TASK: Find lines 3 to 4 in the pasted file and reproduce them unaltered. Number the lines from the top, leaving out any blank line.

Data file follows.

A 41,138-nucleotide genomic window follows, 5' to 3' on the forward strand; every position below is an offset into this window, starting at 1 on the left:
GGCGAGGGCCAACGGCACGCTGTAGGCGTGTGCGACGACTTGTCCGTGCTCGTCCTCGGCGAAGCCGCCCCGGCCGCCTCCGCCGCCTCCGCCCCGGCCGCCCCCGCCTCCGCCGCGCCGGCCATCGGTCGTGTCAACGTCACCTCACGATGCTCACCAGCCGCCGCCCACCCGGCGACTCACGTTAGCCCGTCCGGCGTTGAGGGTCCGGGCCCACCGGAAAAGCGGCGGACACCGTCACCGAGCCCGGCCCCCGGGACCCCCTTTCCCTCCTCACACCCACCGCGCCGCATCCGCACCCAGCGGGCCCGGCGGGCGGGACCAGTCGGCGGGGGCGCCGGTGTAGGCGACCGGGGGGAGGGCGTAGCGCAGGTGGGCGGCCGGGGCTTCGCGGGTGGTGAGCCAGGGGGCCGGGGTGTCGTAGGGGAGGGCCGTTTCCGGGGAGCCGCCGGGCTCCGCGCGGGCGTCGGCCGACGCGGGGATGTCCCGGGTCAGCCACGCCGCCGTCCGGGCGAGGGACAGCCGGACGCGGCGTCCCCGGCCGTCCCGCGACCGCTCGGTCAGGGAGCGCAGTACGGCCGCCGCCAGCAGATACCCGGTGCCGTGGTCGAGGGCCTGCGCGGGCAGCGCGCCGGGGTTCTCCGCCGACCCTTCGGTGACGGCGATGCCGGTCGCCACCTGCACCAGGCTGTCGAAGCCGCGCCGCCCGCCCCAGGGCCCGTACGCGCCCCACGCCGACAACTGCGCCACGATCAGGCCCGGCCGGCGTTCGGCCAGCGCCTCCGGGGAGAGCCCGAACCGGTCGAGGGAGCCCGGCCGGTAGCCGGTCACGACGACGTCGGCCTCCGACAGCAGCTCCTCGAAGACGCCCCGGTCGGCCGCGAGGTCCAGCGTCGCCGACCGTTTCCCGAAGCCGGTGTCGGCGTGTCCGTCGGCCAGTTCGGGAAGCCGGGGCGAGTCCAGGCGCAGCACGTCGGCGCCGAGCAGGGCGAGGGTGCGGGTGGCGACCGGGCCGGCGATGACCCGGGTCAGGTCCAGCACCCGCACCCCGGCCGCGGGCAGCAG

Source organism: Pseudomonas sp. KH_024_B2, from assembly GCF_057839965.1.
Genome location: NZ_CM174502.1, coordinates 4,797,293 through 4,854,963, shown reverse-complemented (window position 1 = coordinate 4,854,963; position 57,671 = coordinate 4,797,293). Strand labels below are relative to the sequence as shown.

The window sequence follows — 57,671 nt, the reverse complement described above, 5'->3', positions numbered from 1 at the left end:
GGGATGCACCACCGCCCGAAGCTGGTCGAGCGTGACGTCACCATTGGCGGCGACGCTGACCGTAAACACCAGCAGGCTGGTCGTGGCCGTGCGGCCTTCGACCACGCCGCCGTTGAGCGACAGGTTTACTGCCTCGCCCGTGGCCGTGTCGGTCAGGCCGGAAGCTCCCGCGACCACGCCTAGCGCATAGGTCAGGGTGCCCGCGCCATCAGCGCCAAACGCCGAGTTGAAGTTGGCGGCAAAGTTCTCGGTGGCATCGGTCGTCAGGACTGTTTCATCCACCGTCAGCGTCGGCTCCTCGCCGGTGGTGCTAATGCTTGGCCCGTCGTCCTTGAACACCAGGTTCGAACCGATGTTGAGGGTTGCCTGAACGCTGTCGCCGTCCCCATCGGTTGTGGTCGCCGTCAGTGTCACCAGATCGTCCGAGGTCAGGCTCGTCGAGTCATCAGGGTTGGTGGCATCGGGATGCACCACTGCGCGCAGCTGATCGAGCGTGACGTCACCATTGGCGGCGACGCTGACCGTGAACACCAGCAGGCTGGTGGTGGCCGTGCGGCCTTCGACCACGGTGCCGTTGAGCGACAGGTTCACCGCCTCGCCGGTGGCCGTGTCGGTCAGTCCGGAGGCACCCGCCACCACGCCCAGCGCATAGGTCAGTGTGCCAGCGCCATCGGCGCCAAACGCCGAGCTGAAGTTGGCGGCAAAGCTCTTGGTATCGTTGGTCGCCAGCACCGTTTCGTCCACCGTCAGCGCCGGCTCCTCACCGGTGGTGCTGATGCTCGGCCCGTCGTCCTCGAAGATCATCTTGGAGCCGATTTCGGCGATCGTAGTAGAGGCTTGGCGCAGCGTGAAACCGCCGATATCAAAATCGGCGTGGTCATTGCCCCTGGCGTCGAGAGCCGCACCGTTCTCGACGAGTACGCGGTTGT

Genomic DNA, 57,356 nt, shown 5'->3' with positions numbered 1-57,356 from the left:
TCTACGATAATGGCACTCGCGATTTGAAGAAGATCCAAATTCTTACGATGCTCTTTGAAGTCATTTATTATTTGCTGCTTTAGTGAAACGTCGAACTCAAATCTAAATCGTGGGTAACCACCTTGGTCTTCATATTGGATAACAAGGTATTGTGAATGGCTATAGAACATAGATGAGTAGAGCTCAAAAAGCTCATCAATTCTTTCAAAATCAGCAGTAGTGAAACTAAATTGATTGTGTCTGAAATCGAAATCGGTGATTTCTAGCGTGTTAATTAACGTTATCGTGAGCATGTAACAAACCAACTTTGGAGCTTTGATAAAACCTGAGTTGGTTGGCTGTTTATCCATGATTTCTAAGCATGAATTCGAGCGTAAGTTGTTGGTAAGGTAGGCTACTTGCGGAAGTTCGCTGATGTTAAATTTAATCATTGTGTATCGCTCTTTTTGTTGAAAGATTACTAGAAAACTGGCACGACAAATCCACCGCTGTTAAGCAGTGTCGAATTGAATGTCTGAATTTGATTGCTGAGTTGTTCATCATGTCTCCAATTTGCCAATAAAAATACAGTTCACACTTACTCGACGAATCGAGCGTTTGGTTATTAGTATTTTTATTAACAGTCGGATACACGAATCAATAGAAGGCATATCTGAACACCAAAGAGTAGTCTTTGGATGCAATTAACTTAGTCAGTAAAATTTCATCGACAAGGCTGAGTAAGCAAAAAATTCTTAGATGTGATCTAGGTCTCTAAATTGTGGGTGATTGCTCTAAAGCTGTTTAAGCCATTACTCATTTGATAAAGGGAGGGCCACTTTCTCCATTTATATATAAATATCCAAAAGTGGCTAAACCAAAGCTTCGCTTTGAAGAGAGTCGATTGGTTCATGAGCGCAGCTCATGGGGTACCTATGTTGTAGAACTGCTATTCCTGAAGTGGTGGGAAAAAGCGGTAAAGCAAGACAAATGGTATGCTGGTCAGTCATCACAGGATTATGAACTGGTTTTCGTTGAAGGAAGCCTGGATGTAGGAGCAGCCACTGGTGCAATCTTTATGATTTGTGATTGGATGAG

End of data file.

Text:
Source organism: Pseudomonas sp. KH_024_B2, from assembly GCF_057839965.1.
Genome location: NZ_CM174502.1, coordinates 4,797,293 through 4,854,963, shown reverse-complemented (window position 1 = coordinate 4,854,963; position 57,671 = coordinate 4,797,293). Strand labels below are relative to the sequence as shown.